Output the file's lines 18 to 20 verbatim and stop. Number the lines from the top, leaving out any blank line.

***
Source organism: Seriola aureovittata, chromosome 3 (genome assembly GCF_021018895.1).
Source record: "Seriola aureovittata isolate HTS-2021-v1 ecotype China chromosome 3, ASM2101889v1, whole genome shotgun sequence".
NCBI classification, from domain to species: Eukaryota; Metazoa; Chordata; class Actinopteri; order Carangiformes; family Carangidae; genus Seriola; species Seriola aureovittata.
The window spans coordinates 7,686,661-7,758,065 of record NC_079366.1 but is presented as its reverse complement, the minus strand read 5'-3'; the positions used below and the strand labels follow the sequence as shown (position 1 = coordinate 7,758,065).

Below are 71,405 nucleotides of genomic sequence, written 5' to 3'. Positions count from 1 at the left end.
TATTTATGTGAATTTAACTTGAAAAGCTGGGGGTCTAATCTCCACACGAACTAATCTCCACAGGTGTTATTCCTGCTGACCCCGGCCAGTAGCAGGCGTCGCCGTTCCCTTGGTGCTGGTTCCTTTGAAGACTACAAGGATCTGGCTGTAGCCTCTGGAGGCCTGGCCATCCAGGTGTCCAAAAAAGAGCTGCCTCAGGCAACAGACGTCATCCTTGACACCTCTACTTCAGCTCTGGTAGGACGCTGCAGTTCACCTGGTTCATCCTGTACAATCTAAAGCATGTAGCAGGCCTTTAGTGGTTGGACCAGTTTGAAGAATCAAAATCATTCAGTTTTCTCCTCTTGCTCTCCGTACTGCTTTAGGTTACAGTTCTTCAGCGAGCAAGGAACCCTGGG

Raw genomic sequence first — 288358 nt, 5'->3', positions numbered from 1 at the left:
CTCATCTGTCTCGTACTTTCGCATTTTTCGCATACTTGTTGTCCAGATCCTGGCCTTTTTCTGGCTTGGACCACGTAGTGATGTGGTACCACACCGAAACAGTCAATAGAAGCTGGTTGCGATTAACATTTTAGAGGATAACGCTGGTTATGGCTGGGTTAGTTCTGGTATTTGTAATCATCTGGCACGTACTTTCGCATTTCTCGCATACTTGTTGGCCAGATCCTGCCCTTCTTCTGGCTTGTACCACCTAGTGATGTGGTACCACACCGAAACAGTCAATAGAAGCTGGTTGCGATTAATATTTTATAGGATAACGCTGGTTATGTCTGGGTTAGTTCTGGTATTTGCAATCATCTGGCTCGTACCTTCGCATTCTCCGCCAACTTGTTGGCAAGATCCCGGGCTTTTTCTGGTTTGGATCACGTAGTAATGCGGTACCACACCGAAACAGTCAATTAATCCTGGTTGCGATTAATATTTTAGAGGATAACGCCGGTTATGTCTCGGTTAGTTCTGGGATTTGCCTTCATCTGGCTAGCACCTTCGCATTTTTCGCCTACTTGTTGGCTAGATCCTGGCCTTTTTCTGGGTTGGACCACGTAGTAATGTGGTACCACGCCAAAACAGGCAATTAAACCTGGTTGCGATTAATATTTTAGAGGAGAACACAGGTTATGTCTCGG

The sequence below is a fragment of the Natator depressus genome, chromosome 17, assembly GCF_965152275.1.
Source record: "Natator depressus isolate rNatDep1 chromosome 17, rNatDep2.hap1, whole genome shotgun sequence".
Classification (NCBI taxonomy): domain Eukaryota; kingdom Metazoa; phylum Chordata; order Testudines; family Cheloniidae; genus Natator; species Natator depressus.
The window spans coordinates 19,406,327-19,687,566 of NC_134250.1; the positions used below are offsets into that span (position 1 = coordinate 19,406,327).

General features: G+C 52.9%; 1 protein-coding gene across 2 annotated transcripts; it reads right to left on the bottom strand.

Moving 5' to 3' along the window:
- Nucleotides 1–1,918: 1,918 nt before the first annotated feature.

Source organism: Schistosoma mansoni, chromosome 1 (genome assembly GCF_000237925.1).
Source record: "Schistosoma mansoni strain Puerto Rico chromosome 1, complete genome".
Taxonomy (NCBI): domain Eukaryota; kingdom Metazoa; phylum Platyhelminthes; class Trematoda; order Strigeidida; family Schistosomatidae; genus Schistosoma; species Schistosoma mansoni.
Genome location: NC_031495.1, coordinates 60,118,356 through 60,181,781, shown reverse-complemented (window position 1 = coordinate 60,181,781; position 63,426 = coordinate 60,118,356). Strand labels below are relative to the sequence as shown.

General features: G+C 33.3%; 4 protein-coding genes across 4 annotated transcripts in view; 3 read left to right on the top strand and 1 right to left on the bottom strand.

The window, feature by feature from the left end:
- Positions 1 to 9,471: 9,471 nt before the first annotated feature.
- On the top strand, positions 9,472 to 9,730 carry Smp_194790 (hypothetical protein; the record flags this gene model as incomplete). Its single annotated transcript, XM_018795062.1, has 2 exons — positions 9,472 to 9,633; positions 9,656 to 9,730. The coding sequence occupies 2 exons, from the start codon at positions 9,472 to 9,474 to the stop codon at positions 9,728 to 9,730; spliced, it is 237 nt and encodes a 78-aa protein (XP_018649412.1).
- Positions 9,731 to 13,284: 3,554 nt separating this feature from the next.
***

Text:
Taxonomy (NCBI): domain Eukaryota; kingdom Metazoa; phylum Platyhelminthes; class Trematoda; order Strigeidida; family Schistosomatidae; genus Schistosoma; species Schistosoma mansoni.
Genome location: NC_031495.1, coordinates 60,118,356 through 60,181,781, shown reverse-complemented (window position 1 = coordinate 60,181,781; position 63,426 = coordinate 60,118,356). Strand labels below are relative to the sequence as shown.

General features: G+C 33.3%; 4 protein-coding genes across 4 annotated transcripts in view; 3 read left to right on the top strand and 1 right to left on the bottom strand.